The family dog Daisy and one her toys.

What led you to teaching as your career or part of it?

Honestly, what led me to teaching was as an undergrad, I had a professor suggest that I might consider becoming a professor. At that point — I was 21 or 22 — I had no real career path figured out. I knew I was interested in subjects like history, economics, culture and literature, but prior to that point, I had never really considered education, let alone academia as a potential career.

And when I would talk to my undergraduate professors, they made this work — a combination of teaching, researching and getting to think about topics and ideas — seem so amazing and wonderful. I haven’t really considered anything else since.

What surprises have you encountered in your teaching? It could be about the process itself (collaborating with others, etc.), surprising findings or anything else you would like to share.

I don’t think I was prepared for how much labor was involved in teaching. One hears from professors about the amount of work that they have, but even in graduate school, I don’t think I understood how much time and effort I would dedicate during the week — and weekend — to my profession.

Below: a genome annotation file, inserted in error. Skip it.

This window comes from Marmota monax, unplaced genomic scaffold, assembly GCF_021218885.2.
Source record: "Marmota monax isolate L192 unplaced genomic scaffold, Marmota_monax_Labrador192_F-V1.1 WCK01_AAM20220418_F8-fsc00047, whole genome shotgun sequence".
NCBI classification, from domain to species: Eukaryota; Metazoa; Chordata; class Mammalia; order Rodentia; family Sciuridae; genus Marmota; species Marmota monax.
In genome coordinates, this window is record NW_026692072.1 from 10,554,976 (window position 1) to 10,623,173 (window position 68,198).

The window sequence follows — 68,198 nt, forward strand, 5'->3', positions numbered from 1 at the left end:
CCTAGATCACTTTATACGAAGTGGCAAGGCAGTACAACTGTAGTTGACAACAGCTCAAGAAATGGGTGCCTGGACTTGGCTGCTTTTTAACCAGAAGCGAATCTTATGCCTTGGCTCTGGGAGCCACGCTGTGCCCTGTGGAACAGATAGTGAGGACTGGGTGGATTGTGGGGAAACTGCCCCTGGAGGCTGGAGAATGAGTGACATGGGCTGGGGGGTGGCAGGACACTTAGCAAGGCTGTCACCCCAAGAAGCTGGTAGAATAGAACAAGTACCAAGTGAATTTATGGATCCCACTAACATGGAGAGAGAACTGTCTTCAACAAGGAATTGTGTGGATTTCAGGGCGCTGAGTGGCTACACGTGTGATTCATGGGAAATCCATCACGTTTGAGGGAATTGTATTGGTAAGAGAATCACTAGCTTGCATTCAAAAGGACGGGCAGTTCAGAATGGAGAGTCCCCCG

I also don’t think I understood the emotional labor being an educator entails: you can be a sympathetic ear in one hour and then have to offer tough love to someone else in the next. A student can complain about your assignment in one office hour, while another student asks for help in finding an apartment or advice on whether or not they should stay in school.

Please share a memorable teaching or learning experience you’ve had.

One of my favorite teaching moments was during the height of the pandemic when I was teaching a crime literature course. As we approached finals week, I could tell the students were burned out and I gave them an assignment for some mental engagement and relaxation. Given we spent much of the semester talking about cop shows or crime novels, I asked them to work in a group and “pitch me” their idea for a new crime/cop show while referencing course content and ideas. The students had a blast crafting their show pitches, and we had a day where we pitched the ideas to each other (two students had a show that featured me as a grizzled professor who moonlighted as a detective).